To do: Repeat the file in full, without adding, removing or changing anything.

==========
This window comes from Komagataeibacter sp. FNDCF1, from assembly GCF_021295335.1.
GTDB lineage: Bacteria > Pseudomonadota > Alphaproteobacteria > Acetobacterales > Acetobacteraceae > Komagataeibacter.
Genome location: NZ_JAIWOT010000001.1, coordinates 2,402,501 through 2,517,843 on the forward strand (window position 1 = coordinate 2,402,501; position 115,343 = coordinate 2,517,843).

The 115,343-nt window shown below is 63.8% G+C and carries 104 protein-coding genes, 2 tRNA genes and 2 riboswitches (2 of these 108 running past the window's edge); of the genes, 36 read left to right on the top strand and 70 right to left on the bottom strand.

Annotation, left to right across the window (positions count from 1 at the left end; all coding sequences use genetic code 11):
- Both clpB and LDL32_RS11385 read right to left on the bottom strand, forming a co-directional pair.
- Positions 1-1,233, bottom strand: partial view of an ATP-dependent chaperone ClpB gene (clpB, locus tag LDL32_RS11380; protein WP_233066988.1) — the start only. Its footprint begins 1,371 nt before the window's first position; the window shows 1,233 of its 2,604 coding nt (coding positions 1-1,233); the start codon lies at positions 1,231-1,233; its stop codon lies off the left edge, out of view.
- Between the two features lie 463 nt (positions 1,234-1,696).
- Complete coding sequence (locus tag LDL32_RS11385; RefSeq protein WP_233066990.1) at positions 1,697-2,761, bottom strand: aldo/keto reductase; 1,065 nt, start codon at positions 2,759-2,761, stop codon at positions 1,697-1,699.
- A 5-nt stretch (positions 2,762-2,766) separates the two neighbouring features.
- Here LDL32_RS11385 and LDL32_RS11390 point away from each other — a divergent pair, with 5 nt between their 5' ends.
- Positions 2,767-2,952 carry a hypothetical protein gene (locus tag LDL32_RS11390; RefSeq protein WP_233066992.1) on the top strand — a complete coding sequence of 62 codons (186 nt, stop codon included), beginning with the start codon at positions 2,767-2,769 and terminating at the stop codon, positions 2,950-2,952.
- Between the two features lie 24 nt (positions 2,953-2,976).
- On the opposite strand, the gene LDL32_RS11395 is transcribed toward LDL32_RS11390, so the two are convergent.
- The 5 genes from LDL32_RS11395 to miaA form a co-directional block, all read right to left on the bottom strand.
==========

This window comes from Komagataeibacter sp. FNDCF1, from assembly GCF_021295335.1.
GTDB lineage: Bacteria > Pseudomonadota > Alphaproteobacteria > Acetobacterales > Acetobacteraceae > Komagataeibacter.
Genome location: NZ_JAIWOT010000001.1, coordinates 2,402,501 through 2,517,843 on the forward strand (window position 1 = coordinate 2,402,501; position 115,343 = coordinate 2,517,843).

The 115,343-nt window shown below is 63.8% G+C and carries 104 protein-coding genes, 2 tRNA genes and 2 riboswitches (2 of these 108 running past the window's edge); of the genes, 36 read left to right on the top strand and 70 right to left on the bottom strand.

Annotation, left to right across the window (positions count from 1 at the left end; all coding sequences use genetic code 11):
- Both clpB and LDL32_RS11385 read right to left on the bottom strand, forming a co-directional pair.
- Positions 1-1,233, bottom strand: partial view of an ATP-dependent chaperone ClpB gene (clpB, locus tag LDL32_RS11380; protein WP_233066988.1) — the start only. Its footprint begins 1,371 nt before the window's first position; the window shows 1,233 of its 2,604 coding nt (coding positions 1-1,233); the start codon lies at positions 1,231-1,233; its stop codon lies off the left edge, out of view.
- Between the two features lie 463 nt (positions 1,234-1,696).
- Complete coding sequence (locus tag LDL32_RS11385; RefSeq protein WP_233066990.1) at positions 1,697-2,761, bottom strand: aldo/keto reductase; 1,065 nt, start codon at positions 2,759-2,761, stop codon at positions 1,697-1,699.
- A 5-nt stretch (positions 2,762-2,766) separates the two neighbouring features.
- Here LDL32_RS11385 and LDL32_RS11390 point away from each other — a divergent pair, with 5 nt between their 5' ends.
- Positions 2,767-2,952 carry a hypothetical protein gene (locus tag LDL32_RS11390; RefSeq protein WP_233066992.1) on the top strand — a complete coding sequence of 62 codons (186 nt, stop codon included), beginning with the start codon at positions 2,767-2,769 and terminating at the stop codon, positions 2,950-2,952.
- Between the two features lie 24 nt (positions 2,953-2,976).
- On the opposite strand, the gene LDL32_RS11395 is transcribed toward LDL32_RS11390, so the two are convergent.
- The 5 genes from LDL32_RS11395 to miaA form a co-directional block, all read right to left on the bottom strand.